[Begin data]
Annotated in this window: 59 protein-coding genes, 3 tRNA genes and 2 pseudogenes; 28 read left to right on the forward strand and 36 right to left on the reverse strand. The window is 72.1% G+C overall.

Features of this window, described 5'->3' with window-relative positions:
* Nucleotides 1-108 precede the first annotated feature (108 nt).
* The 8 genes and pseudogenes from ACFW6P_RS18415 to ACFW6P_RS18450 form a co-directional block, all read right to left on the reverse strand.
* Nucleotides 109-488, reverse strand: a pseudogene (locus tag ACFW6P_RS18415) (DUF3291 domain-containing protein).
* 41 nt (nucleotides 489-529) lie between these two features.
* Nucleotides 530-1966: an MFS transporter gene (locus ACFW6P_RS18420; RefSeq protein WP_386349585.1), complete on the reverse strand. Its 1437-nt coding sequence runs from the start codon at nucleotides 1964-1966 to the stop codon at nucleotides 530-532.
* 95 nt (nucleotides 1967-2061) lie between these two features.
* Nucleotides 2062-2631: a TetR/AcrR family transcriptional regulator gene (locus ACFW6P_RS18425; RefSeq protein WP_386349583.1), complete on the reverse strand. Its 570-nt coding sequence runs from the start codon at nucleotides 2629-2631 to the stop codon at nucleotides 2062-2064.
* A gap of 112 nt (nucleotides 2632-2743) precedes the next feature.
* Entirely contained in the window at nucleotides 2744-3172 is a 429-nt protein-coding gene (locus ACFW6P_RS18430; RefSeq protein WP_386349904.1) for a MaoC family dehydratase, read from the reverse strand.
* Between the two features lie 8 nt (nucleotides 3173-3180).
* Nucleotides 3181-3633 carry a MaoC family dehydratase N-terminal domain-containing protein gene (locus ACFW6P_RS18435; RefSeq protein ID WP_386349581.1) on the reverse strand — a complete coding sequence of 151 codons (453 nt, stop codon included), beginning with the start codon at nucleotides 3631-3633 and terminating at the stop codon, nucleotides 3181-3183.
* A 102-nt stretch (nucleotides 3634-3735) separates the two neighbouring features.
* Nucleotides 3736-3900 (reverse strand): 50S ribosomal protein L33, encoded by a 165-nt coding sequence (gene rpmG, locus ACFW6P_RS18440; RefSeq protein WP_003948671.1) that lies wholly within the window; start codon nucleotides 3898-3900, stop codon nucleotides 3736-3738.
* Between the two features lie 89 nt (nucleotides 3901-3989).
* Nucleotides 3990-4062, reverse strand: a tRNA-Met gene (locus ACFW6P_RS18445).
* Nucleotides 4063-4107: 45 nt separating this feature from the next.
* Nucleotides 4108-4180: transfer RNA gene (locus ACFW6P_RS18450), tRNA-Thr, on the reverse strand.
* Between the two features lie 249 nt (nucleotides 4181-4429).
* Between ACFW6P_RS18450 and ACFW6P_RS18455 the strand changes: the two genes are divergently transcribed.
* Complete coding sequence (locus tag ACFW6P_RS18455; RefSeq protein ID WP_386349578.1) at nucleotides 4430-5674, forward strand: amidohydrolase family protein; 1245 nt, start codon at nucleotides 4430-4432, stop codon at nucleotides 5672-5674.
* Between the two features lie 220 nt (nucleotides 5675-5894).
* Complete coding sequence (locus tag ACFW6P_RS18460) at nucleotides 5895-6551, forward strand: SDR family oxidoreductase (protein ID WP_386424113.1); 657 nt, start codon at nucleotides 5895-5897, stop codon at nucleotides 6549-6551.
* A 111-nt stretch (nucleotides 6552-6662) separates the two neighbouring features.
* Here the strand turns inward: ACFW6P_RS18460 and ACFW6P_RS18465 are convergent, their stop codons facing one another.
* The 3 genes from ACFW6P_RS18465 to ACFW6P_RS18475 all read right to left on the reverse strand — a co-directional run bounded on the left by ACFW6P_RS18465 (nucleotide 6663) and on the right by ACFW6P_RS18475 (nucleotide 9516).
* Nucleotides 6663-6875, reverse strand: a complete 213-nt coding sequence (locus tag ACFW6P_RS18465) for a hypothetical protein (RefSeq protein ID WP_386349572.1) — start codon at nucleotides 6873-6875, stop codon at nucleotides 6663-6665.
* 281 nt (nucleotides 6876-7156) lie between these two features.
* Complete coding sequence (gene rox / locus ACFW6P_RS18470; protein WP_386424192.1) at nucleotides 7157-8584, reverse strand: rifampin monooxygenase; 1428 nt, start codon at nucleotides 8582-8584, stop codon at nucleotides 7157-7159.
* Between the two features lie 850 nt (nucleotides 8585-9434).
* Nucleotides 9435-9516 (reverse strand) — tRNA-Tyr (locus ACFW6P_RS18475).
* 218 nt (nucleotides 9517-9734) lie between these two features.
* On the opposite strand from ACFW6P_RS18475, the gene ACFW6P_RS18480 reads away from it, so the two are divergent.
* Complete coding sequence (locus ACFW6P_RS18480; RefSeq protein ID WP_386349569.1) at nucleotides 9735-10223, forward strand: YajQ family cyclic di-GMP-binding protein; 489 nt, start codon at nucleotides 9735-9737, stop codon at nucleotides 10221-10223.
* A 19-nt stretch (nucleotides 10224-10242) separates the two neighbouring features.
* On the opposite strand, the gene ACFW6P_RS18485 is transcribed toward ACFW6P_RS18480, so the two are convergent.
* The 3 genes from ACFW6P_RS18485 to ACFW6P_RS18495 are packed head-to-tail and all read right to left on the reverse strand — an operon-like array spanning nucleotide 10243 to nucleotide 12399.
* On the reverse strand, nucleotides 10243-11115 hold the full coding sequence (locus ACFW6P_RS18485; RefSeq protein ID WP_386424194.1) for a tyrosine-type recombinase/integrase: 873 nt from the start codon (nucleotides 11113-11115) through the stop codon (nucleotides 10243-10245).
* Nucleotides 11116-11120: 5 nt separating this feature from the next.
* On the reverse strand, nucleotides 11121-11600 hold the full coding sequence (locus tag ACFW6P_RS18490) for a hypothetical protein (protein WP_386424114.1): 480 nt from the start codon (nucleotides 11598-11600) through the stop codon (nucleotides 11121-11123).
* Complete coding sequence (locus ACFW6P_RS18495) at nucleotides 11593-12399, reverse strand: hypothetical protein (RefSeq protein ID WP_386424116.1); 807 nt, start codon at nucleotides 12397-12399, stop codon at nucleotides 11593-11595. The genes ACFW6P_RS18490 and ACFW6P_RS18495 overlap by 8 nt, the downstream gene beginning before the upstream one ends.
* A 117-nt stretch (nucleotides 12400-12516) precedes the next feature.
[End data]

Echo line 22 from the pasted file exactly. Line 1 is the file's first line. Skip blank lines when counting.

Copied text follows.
* Complete coding sequence (locus tag ACFW6P_RS18455; RefSeq protein ID WP_386349578.1) at nucleotides 4430-5674, forward strand: amidohydrolase family protein; 1245 nt, start codon at nucleotides 4430-4432, stop codon at nucleotides 5672-5674.